JACKSON, Wyo. -- No one can say precisely when the mountainside collapsing into this Wyoming resort town will give way. But it appears increasingly likely that, when it does, it's going to take a piece of Jackson with it.
Workers and residents have watched helplessly in recent days as the slow-motion landslide spanning hundreds of yards split a house in two and inched ever closer to a cluster of businesses below.
Standing at the edge of the slide zone, its rocky slope rising sharply behind him, Jackson Fire Chief Willy Watsabaugh said the rate of movement slowed Saturday, giving crews a chance to get back in and reassess the damage.
Yet the fate of the businesses, houses and apartment buildings in the slide zone remained in doubt. Experts brought in to assist the town said it was unknown when the slide will come to a rest.
Efforts taken to stop it -- including the erection of large concrete walls at the base of the slope -- have proved futile.
The concrete walls had been pushed around by the shifting ground and were leaning away from the slope Saturday, when they were relocated to support a make-shift road being built to give heavy equipment better access to the site.
A sudden acceleration earlier in the week prompted authorities to suspend their efforts to shore up the slope as falling rocks created a hazard. The work that resumed this weekend focused on repairing some of the damage already inflicted, such as a break in a sewer line on Friday, town spokeswoman Charlotte Reynolds said.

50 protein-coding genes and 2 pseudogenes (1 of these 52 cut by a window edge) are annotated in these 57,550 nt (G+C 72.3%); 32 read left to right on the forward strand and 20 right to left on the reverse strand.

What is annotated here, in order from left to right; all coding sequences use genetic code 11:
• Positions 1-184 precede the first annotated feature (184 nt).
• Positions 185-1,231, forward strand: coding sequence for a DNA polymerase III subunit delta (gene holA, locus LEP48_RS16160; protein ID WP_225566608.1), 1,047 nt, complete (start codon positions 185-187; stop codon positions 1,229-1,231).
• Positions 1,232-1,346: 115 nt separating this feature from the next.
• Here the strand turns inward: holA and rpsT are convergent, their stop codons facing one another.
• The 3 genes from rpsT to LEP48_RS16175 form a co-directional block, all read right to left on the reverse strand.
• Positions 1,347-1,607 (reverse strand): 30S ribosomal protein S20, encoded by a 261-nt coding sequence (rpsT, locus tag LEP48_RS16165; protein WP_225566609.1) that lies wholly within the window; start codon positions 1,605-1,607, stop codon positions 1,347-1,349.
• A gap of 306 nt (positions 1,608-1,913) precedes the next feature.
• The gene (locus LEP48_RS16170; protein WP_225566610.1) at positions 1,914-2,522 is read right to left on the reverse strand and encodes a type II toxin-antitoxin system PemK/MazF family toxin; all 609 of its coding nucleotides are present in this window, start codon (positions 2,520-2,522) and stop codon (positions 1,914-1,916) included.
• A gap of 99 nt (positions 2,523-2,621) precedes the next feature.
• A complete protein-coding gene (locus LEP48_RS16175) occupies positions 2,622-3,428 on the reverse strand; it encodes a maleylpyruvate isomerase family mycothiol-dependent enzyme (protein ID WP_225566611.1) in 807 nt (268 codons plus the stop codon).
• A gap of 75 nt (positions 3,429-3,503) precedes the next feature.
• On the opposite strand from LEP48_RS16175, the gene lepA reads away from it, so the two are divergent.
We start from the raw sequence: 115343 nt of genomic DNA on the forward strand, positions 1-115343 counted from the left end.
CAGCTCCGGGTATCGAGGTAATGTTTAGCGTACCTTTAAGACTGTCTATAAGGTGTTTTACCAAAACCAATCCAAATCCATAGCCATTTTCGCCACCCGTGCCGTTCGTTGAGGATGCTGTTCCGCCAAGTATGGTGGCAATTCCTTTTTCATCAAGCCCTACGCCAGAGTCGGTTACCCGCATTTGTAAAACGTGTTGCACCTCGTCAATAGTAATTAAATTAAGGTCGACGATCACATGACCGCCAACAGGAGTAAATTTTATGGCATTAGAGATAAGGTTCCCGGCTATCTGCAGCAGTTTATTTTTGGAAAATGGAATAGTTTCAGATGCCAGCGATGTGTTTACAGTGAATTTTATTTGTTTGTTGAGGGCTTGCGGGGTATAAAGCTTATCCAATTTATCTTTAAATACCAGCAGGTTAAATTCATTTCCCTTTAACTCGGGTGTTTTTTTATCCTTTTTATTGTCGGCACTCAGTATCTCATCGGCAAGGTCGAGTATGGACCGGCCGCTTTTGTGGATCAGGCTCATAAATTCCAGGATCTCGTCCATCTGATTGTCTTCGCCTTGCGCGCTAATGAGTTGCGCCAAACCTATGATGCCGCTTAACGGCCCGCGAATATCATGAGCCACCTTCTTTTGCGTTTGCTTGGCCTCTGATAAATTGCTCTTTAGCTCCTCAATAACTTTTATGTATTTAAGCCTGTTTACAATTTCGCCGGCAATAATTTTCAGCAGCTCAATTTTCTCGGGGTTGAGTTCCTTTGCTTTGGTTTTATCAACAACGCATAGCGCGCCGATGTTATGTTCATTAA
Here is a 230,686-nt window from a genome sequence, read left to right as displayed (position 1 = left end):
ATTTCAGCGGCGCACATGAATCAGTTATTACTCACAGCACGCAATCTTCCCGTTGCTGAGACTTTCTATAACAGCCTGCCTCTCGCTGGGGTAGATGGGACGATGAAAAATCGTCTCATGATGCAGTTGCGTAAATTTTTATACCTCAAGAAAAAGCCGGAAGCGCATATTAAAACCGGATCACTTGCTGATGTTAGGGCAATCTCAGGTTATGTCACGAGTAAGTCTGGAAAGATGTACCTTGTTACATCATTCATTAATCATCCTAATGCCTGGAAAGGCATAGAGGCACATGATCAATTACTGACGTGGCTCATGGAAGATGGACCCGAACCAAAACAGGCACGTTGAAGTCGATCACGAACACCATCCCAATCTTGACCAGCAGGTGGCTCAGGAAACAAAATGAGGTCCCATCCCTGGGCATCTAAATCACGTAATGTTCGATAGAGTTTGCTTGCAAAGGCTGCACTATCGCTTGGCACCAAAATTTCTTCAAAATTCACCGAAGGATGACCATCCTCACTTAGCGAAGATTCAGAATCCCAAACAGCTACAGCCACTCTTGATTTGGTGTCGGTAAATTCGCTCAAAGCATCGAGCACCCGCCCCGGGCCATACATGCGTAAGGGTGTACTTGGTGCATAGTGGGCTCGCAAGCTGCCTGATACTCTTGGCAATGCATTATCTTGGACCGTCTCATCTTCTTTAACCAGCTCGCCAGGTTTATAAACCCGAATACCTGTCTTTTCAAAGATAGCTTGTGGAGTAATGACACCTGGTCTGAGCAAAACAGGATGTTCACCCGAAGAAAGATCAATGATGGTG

What triggered the geologic event remains under investigation.
Authorities are looking into whether recent construction at the foot of East Gros Ventre Butte made the slope unstable. But they say there could be a variety of additional causes, including earlier construction at the site, warmer weather and a wet winter that put more water into the ground, where it acts as a lubricant for unstable rocks and soil.
Town officials first noticed significant hill movement April 4. They evacuated 42 homes and apartment units April 9.
By Saturday morning, the shifting earth had caused bulges in a road and a parking lot at the foot of the hill that were as big as 10 feet.
Because of its more stable geology, the slope is unlikely to suddenly collapse like the March 22 landslide in Oso, Wash., that killed 39 people, experts said. More likely, large blocks of earth would tumble down piece by piece.
The ground had been moving initially at a rate of an inch a day. That is expected to speed up as time goes on, said George Machan, a landslide specialist consulting for the town.
Rockslides are common in the surrounding Rocky Mountains in the spring, when melting snow and warmer weather unleash the region's dynamic geology.
But other factors appear to be in play on East Gros Ventre Butte, a small mountain that looms over the west side of town, its base dotted with homes and businesses.
The area of the landslide has been graded for roads and businesses in recent years, including a new Walgreens. That could have weakened the hillside and set the stage for the landslide, although the precise trigger remains under investigation.